Pleuropulmonary blastomas (PPBs) represent a rare, malignant neoplasm in infants and children. Despite their overall rarity, they are the most common primary lung malignancy in young children. Typically originating as cystic lesions that are amenable to easy resection, PPBs can progress to solid masses prone to metastases if not identified and treated early enough. In their early cystic form, PPBs are often difficult to distinguish from congenital pulmonary airway malformations based on clinical and radiographic findings. We report on an eight-month-old girl who presented to our institution with a large, right-sided, cystic lung lesion, which had not been apparent on a chest radiograph shortly after birth. After excision of the lesion, pathology demonstrated it to be a type I PPB, which was unique for its apparent extra lobar origin. We review the relevant literature concerning PPBs, as well as the debate surrounding resection of cystic lung lesions in infants and children.
Pleuropulmonary blastoma, cystic lung lesions, sequestration, pathology, malignancy
Scott Bickel, Bethany Carnes, Matthew Thompson, Sheldon Bond and Ronald Morton have nothing to disclose in relation to this paper. No funding was received in the publication of this article. No images contained within this manuscript have previously been published.
Compliance with ethics: All procedures were followed in accordance with the responsible committee on human experimentation and with the Helsinki Declaration of 1975 and subsequent revisions, and informed consent was received from the patient involved in this case study.
February 23, 2016 Accepted
March 30, 2016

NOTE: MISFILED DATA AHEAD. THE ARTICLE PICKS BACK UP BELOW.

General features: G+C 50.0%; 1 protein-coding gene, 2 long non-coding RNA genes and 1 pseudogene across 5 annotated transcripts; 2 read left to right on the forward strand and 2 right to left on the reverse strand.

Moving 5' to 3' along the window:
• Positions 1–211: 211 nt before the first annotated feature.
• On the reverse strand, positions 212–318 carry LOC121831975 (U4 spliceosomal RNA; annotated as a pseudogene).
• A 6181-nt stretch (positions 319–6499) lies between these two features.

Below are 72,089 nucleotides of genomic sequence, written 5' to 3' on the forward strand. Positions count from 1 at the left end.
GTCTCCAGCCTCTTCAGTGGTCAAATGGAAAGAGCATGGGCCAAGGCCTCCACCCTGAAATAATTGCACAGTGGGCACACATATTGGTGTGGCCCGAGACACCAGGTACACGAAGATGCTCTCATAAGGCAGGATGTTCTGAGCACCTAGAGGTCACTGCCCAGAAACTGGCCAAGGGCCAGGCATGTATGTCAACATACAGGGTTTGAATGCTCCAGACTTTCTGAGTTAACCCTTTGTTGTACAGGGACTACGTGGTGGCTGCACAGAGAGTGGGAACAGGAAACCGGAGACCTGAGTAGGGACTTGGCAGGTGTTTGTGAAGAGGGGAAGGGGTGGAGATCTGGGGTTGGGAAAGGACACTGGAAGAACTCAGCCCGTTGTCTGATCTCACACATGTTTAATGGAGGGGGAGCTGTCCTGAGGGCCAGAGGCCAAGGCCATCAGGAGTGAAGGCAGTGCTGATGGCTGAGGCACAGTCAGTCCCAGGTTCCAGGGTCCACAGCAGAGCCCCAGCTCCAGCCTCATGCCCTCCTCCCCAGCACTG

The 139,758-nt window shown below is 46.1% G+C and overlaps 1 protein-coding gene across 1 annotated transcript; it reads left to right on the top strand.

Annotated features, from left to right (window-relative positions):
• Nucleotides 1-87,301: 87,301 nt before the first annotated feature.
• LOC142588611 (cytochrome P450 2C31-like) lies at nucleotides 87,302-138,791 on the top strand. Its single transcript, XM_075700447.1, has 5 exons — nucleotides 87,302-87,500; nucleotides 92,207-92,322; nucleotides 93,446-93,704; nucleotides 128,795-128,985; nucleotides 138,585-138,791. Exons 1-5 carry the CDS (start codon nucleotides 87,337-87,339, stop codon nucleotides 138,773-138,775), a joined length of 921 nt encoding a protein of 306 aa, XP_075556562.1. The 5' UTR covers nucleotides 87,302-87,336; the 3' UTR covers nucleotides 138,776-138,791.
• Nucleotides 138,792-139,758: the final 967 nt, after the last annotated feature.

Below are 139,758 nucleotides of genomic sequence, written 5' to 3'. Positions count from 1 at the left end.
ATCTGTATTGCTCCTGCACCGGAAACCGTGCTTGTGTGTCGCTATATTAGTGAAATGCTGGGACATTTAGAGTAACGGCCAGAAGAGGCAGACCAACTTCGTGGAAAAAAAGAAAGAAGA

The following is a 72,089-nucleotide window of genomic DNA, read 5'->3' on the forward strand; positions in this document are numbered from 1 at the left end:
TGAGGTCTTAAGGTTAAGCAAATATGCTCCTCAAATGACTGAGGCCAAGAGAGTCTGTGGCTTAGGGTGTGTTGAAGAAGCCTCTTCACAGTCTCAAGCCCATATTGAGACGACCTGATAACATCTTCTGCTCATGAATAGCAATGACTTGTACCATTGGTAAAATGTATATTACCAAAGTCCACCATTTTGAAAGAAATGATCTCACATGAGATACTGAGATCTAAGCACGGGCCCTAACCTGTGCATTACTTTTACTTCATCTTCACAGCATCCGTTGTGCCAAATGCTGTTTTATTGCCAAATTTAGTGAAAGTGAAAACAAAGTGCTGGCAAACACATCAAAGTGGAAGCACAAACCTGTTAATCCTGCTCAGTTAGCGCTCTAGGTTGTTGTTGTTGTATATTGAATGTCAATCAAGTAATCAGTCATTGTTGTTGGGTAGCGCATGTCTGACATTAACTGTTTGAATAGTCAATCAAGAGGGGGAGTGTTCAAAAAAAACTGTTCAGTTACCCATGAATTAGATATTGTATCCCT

Ronald Morton, Division of Pediatric Pulmonology, University of Louisville, 571 South Floyd St, Suite 414, Louisville, KY 40202, US. E: Ron.email@example.com
This article is published under the Creative Commons Attribution Noncommercial License, which permits any non-commercial use, distribution, adaptation and reproduction provided the original author(s) and source are given appropriate credit.
An eight-month-old girl presents with mild, intermittent tachypnea of several months duration. The girl’s past medical history was unremarkable except for a short neonatal intensive care unit (NICU) course secondary to respiratory distress following a term, vaginal delivery. She was meeting growth and developmental milestones. A chest radiograph taken while in the NICU was unremarkable (see Figure 1A). The repeat chest radiograph and subsequent computed tomography (CT) with contrast performed at an outside institution revealed a large, right-sided, septated cystic lesion causing mediastinal compression (see Figures 1B, 1C and 1D). Despite the use of intravenous (IV) contrast, the origin of the blood supply for the mass was difficult to ascertain with certainty on the CT images.
She was sebsequently transferred to a tertiary children’s hospital (Kosair Children’s Hospital, Louisville, KY) where she underwent evaluation by the paediatric pulmonary service as well as by paediatric surgery. There was initial concern that perhaps an endobronchial lesion or other airway anomaly had formed the cyst through a ball-valve mechanism. A congenital pulmonary airway malformation (CPAM) was another consideration but felt to be less likely given her normal chest radiograph at birth. To help exclude an endobronchial lesion, flexible bronchoscopy was undertaken. This procedure, however, was unrevealing of a cause, demonstrating normal airway anatomy apart from evidence of external compression of the right mainstem bronchus. The patient then proceeded to undergo exploratory thoracotomy and resection of the mass. She was monitored post-operatively in the paediatric intensive care unit (PICU) and overall had an uneventful course. Post-resection imagery showed complete re-expansion of the right lung. The intermittent tachypnea was no longer present once she recovered from surgery.